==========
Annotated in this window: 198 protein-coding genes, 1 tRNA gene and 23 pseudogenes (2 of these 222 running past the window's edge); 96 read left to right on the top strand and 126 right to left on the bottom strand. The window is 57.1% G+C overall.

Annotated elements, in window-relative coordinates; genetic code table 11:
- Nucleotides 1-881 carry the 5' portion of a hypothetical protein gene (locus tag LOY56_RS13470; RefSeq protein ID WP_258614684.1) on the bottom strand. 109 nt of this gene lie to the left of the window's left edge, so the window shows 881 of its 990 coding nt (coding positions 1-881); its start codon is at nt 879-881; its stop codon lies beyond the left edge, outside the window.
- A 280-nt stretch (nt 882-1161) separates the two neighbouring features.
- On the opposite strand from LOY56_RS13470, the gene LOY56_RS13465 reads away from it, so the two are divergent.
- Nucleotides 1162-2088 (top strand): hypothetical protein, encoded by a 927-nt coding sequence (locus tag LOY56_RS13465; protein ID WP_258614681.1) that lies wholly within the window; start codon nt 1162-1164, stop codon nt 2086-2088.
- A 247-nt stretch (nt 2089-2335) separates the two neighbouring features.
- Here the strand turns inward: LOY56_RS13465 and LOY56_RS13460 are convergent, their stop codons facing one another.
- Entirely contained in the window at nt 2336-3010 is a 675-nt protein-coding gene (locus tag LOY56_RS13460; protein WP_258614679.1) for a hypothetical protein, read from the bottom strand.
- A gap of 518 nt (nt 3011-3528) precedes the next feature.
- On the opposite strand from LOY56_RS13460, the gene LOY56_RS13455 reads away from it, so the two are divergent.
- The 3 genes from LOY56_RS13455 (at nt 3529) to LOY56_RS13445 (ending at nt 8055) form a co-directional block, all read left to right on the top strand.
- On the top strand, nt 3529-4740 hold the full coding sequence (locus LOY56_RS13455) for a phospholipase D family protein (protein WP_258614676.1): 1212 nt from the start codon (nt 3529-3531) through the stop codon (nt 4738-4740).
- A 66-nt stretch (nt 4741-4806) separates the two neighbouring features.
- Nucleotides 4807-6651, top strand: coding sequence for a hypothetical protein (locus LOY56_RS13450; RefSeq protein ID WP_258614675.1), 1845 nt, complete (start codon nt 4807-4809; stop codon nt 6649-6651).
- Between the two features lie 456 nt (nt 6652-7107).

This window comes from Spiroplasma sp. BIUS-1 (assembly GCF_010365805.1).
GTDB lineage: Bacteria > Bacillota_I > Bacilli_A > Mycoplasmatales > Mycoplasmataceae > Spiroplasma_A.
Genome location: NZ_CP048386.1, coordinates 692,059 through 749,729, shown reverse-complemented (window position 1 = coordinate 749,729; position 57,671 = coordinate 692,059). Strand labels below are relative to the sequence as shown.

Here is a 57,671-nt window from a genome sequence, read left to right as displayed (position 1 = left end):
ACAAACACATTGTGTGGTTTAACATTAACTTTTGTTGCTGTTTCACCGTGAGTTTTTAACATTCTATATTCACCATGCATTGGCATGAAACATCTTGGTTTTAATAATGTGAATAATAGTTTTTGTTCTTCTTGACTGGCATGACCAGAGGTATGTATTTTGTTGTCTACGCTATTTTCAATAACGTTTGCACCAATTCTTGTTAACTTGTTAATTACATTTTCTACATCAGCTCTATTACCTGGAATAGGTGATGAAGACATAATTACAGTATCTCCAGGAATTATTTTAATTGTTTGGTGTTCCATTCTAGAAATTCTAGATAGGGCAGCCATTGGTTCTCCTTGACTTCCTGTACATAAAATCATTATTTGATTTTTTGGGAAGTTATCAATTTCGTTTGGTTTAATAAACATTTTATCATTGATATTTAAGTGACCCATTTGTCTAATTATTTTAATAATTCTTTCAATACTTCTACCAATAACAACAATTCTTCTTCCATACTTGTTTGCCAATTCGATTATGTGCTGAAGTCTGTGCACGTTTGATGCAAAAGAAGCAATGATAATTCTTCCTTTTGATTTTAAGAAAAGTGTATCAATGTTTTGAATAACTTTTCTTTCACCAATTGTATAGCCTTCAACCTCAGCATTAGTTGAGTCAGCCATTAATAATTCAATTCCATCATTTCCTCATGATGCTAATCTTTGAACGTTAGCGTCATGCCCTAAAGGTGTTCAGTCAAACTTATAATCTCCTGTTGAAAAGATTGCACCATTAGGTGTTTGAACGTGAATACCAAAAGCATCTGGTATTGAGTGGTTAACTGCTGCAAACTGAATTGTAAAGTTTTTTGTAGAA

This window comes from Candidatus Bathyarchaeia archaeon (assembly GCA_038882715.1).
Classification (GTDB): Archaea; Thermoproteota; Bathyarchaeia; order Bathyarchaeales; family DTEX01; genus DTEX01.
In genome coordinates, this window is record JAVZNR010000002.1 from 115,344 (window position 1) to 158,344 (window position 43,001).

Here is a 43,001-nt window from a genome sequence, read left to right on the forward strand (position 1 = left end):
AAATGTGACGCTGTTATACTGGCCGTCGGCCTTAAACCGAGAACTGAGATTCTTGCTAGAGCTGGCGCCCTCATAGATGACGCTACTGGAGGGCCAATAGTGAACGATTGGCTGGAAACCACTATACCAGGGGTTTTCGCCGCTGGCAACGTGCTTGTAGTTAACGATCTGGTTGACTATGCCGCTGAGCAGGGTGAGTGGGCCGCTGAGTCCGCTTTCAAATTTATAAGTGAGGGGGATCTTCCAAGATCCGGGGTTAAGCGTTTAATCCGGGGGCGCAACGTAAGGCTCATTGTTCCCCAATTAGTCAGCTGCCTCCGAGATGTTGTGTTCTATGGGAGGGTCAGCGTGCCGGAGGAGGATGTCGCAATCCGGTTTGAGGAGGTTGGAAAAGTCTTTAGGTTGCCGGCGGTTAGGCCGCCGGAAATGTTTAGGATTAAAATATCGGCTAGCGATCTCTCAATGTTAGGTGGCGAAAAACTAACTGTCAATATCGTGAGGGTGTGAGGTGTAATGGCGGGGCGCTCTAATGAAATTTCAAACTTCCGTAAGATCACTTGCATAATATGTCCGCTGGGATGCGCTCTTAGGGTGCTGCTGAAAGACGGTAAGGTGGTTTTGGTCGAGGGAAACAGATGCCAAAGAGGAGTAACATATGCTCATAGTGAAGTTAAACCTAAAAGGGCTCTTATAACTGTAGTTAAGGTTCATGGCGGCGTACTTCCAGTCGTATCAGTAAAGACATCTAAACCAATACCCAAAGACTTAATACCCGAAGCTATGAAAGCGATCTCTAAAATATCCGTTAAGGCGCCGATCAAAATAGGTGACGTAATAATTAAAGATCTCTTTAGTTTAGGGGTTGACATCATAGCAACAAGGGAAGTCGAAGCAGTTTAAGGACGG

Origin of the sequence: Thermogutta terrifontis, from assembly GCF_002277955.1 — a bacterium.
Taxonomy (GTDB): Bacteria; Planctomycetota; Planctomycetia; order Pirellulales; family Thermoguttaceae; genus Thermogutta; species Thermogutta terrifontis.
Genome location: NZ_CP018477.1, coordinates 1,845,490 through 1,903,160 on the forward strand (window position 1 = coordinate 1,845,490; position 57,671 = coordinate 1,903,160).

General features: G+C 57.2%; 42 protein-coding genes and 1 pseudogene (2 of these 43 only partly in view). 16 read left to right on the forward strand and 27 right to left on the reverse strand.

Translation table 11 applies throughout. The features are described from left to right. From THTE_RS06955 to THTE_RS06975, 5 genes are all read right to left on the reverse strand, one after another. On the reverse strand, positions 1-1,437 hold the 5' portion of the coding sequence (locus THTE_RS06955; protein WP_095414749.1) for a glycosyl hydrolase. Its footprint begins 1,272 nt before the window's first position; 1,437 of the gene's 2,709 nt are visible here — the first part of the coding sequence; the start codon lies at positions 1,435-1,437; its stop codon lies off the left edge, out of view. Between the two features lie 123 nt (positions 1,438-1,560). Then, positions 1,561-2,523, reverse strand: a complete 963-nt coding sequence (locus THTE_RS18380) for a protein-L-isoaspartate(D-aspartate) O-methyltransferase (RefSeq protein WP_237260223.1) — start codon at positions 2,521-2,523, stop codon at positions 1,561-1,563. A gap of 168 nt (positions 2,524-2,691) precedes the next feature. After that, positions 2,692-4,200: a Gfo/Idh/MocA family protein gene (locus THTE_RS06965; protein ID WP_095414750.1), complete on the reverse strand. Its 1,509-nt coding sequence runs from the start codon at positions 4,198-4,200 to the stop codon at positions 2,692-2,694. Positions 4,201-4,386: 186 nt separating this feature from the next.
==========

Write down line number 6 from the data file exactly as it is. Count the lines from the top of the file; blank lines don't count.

- Nucleotides 1162-2088 (top strand): hypothetical protein, encoded by a 927-nt coding sequence (locus tag LOY56_RS13465; protein ID WP_258614681.1) that lies wholly within the window; start codon nt 1162-1164, stop codon nt 2086-2088.